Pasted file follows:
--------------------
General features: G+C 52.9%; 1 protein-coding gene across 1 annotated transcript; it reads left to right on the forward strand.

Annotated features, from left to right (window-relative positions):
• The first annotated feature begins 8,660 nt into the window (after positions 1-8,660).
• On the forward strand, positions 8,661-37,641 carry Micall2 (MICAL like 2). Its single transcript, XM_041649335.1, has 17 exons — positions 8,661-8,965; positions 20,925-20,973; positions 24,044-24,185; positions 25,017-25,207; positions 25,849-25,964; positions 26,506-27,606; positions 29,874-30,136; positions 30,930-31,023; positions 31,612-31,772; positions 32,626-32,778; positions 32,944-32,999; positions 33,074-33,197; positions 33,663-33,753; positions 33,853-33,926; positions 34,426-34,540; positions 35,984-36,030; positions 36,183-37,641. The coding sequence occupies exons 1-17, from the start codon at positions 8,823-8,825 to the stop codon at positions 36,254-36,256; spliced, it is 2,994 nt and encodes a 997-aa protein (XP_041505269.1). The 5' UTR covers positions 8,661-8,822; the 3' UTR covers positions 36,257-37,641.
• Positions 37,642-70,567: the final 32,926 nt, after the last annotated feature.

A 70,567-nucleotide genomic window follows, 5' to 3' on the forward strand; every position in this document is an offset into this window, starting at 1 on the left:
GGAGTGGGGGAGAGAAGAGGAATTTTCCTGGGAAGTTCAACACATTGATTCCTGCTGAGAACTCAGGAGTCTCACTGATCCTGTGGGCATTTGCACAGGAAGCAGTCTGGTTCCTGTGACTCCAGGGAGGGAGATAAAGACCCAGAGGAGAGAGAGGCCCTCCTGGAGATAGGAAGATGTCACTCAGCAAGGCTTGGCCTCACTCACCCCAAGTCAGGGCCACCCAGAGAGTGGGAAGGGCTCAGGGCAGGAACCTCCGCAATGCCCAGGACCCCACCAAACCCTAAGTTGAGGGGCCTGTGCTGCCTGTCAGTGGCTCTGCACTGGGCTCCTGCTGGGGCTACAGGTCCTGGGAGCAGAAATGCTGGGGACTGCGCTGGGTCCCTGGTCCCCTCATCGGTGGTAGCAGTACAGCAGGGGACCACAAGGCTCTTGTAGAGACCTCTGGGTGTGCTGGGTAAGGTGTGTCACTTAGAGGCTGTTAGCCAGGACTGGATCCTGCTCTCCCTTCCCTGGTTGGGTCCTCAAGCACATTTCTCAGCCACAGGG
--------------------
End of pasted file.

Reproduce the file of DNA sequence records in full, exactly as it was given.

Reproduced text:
General features: G+C 52.9%; 1 protein-coding gene across 1 annotated transcript; it reads left to right on the forward strand.

Annotated features, from left to right (window-relative positions):
• The first annotated feature begins 8,660 nt into the window (after positions 1-8,660).
• On the forward strand, positions 8,661-37,641 carry Micall2 (MICAL like 2). Its single transcript, XM_041649335.1, has 17 exons — positions 8,661-8,965; positions 20,925-20,973; positions 24,044-24,185; positions 25,017-25,207; positions 25,849-25,964; positions 26,506-27,606; positions 29,874-30,136; positions 30,930-31,023; positions 31,612-31,772; positions 32,626-32,778; positions 32,944-32,999; positions 33,074-33,197; positions 33,663-33,753; positions 33,853-33,926; positions 34,426-34,540; positions 35,984-36,030; positions 36,183-37,641. The coding sequence occupies exons 1-17, from the start codon at positions 8,823-8,825 to the stop codon at positions 36,254-36,256; spliced, it is 2,994 nt and encodes a 997-aa protein (XP_041505269.1). The 5' UTR covers positions 8,661-8,822; the 3' UTR covers positions 36,257-37,641.
• Positions 37,642-70,567: the final 32,926 nt, after the last annotated feature.

A 70,567-nucleotide genomic window follows, 5' to 3' on the forward strand; every position in this document is an offset into this window, starting at 1 on the left:
GGAGTGGGGGAGAGAAGAGGAATTTTCCTGGGAAGTTCAACACATTGATTCCTGCTGAGAACTCAGGAGTCTCACTGATCCTGTGGGCATTTGCACAGGAAGCAGTCTGGTTCCTGTGACTCCAGGGAGGGAGATAAAGACCCAGAGGAGAGAGAGGCCCTCCTGGAGATAGGAAGATGTCACTCAGCAAGGCTTGGCCTCACTCACCCCAAGTCAGGGCCACCCAGAGAGTGGGAAGGGCTCAGGGCAGGAACCTCCGCAATGCCCAGGACCCCACCAAACCCTAAGTTGAGGGGCCTGTGCTGCCTGTCAGTGGCTCTGCACTGGGCTCCTGCTGGGGCTACAGGTCCTGGGAGCAGAAATGCTGGGGACTGCGCTGGGTCCCTGGTCCCCTCATCGGTGGTAGCAGTACAGCAGGGGACCACAAGGCTCTTGTAGAGACCTCTGGGTGTGCTGGGTAAGGTGTGTCACTTAGAGGCTGTTAGCCAGGACTGGATCCTGCTCTCCCTTCCCTGGTTGGGTCCTCAAGCACATTTCTCAGCCACAGGG